[DB-SIG] API Enhancements
Wed, 03 Mar 1999 10:00:12 +0100
Greg Stein wrote:
> > > A discussion in the API would be good. I might even say that a module
> > > could export an attribute that states which level is supported. For
> > > example, I know that many Win32 ODBC drivers are NOT thread-safe at all.
> > > You must open a connection per thread.
> > How about a constant defined as module global:
> > threadsafety:
> > 0 - module level
> > 1 - connection level
> > 2 - cursor level
> > If it's not available, then module level should be assumed.
> Strings constants are easy in Python. Would strings make more sense?
> 'module', 'connection', and 'cursor' ?
Hmm, strings wouldn't indicate order. Cursor level thread safety
implies connection level and module level.
> A module global stating the specification level would also be handy.
> '1.1' for modules conforming to the DBAPI 1.1 spec. If the global is not
> present, then the module is a 1.0 module.
How about: apilevel ?!
> > ...
> > Hmm. This takes us to another project: that of turning database
> > support for Python into packages... I'm currently building all my
> > extensions this way: there is usually one C extension and a whole
> > bunch of Python scripts which build upon its functionality. The user
> > always accesses the package through the main door :-) and thus does
> > not see what actually happens at the back end.
> > Database interfaces could use a similar approach, e.g. code
> > the catalog interface in Python using the C extension to access
> > those special tables.
> Sure, but I'd say that the spec for any package is separate from the
> DBAPI spec for C modules. In general, it seems more difficult for
> C-level support to occur, than Python-level. IMO, providing a clean spec
> which is easy to implement really helps.
Well, that's why I said it's another project. The C level stuff
should be fairly easy to implement; all fancy extensions can then
be done in Python.
> > > > 4. Optional named cursors
> > > >
> > > > The cursor constructor should be allowed to have an optional
> > > > argument for the cursor name. This is useful for UPDATEs.
> > >
> > > I do not understand the use or operation of this, and how it would
> > > benefit an UPDATE. Could you elaborate?
> > In ODBC, for example, the ODBC driver uses generated names for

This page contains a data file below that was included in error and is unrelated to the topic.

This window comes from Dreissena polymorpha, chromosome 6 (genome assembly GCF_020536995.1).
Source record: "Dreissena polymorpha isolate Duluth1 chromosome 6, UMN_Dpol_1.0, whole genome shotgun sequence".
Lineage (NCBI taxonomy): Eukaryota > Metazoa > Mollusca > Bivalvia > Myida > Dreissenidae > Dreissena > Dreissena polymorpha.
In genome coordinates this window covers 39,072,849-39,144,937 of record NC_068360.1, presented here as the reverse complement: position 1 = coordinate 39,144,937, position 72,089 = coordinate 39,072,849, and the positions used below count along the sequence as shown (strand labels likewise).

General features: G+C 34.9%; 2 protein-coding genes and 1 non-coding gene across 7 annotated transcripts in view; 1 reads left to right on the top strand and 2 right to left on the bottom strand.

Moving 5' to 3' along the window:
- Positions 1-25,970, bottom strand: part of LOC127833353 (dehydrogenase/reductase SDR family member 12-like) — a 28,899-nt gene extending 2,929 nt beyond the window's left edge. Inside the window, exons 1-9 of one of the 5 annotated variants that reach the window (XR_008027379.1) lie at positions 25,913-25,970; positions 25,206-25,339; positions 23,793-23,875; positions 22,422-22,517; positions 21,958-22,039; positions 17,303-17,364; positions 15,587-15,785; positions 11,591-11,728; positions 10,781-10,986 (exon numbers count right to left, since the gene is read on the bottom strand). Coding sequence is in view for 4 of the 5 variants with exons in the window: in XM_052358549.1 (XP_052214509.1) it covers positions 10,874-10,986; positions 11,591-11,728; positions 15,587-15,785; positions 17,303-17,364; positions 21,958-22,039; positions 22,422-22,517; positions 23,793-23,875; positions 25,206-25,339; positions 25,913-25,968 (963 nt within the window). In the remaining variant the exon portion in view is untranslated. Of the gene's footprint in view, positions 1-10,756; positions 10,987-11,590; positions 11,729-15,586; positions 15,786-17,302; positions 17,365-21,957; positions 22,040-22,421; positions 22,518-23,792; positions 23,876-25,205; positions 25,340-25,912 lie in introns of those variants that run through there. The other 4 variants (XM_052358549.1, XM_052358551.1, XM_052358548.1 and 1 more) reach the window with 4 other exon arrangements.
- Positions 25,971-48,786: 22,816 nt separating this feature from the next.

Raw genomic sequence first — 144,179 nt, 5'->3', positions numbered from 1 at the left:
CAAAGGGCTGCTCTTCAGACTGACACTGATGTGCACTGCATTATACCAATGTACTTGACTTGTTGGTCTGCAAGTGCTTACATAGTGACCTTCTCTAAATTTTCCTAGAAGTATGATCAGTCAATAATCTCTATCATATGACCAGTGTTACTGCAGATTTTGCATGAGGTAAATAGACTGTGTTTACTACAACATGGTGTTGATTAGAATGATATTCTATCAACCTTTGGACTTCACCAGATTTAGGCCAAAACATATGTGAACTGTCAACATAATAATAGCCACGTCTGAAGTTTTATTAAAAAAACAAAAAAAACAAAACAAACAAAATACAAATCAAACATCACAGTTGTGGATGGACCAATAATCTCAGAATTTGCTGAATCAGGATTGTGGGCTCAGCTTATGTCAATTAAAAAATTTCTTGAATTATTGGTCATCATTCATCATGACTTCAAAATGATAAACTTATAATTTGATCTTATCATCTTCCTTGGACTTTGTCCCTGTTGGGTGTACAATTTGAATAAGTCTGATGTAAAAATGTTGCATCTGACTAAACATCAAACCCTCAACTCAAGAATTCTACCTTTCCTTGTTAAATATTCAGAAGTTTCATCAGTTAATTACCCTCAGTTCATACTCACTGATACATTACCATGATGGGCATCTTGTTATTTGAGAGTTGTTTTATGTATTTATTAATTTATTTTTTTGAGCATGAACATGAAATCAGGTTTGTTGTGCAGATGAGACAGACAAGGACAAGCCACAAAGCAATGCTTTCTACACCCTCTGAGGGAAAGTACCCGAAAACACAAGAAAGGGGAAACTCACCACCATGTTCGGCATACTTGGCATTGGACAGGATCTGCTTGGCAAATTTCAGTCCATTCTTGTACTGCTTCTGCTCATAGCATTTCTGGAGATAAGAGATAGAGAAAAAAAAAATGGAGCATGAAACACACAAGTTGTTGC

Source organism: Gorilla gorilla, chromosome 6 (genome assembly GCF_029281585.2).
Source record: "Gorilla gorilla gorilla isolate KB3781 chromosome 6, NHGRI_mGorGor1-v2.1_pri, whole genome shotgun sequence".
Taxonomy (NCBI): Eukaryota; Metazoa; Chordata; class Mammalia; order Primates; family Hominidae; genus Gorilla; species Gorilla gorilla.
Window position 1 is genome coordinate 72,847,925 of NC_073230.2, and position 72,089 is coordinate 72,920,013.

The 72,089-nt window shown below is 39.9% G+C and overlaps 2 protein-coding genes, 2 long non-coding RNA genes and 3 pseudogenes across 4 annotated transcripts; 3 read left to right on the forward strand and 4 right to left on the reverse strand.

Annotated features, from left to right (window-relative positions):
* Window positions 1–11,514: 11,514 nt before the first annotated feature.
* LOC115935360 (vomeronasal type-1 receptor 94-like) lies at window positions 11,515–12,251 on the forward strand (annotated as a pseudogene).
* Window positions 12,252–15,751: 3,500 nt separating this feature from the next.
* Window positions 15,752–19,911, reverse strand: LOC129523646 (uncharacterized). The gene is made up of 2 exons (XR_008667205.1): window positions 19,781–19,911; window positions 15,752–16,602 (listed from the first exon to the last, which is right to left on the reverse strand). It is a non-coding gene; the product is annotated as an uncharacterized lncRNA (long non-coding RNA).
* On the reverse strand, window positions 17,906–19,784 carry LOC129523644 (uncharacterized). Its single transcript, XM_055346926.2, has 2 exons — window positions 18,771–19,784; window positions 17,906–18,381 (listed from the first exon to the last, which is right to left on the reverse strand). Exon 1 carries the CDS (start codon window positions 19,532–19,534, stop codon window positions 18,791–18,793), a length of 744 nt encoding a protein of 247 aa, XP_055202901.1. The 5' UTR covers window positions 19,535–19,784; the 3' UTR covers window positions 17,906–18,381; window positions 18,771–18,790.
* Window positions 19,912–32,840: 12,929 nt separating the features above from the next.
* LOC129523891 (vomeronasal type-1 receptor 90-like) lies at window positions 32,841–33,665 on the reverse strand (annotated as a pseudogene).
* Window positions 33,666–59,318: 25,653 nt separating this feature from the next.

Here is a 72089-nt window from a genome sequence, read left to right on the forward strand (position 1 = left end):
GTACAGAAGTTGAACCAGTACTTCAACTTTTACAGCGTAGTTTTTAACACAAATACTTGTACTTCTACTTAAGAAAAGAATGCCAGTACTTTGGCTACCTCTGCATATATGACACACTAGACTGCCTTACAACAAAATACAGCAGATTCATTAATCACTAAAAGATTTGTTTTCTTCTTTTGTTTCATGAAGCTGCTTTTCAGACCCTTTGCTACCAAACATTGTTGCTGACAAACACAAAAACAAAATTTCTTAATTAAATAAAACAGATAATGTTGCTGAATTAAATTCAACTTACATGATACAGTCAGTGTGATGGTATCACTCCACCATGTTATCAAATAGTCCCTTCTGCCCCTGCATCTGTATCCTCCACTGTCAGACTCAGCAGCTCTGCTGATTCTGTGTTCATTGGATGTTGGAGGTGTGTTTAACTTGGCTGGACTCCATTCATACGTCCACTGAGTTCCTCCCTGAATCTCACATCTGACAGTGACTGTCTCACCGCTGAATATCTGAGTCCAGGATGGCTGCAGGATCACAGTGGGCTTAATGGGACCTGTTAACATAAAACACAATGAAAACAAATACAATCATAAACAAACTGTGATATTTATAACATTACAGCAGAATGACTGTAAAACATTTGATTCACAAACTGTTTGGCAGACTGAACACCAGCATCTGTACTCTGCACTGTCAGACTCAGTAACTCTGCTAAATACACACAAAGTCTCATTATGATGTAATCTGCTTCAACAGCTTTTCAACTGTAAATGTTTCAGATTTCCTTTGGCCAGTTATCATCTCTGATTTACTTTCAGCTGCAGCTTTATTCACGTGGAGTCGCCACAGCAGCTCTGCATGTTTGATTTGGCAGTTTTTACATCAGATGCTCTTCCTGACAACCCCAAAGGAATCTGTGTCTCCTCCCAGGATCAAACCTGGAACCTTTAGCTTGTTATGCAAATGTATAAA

> > all cursors. Now, it is sometimes useful to be able to refer to
> > the cursors under known names, e.g. to do UPDATE ... WHERE CURRENT
> > OF <cursorname>. The optional argument allows this by providing
> > an explicit name.
> But this update is passed to the execute() method of the cursor object
> that you're talking about, isn't it? Or do you create a second cursor,
> which updates the record currently indicated by the first cursor?
Both are possible. It depends on the database capabilities whether
this technique is of much use: e.g. you could update all the records
starting from the 10th row in a result set. Some DBs support scrolling
cursors in backward direction too, making updates relying on external
resources (e.g. file in a file system) possible.
> Isn't that kind of technique a bit difficult without a rigorous
> specification of the module's fetching behavior? Just because I called
> fetchone() doesn't mean the cursor is sitting on the first record... an
> array-fetch may have occurred, and the cursor is 90 rows later.
Good point. fetchone() ought do what the name implies: fetch exactly
one record. Otherwise usage of cursors would be pointless anyway.
> By naming a cursor, it would seem that any array-fetching would need to
> be disabled so that a program can actually determine what record is
> being referenced by the cursor. For safety, it may even be prudent to
> disable fetchmany() and fetchall().
Leave that to the user of the database interface. It should
be mentioned in the spec. though. fetchmany() may actually fetch
more records than requested. fetchall() wouldn't make sense
in this context anyway.
> Finally: is there a performance gain to the named-cursor technique?
> (compared to an UPDATE ... WHERE <primary-key> = <value>)
Hard to say... it could safe a temporary table though.
> Oh... a question about the nextresult() method. Why is that exposed?
> Shouldn't the module just automatically move to the next result set
> inside the fetch* methods? I don't see the benefit of exposing that to
> the user. It seems an artifact of the underlying database interface,
> rather than a useful user-level concept.
As Tod already pointed out, the nextset() method does have its
use for stored procedures: result sets are needed to group data.
If the interface would just silently move to the next set, there
would be no way to identify the set boundary.
I've uploaded an update of the spec. It's now at 1.1a4:
Marc-Andre Lemburg Y2000: 303 days left
: Python Pages >>> http://starship.skyport.net/~lemburg/ :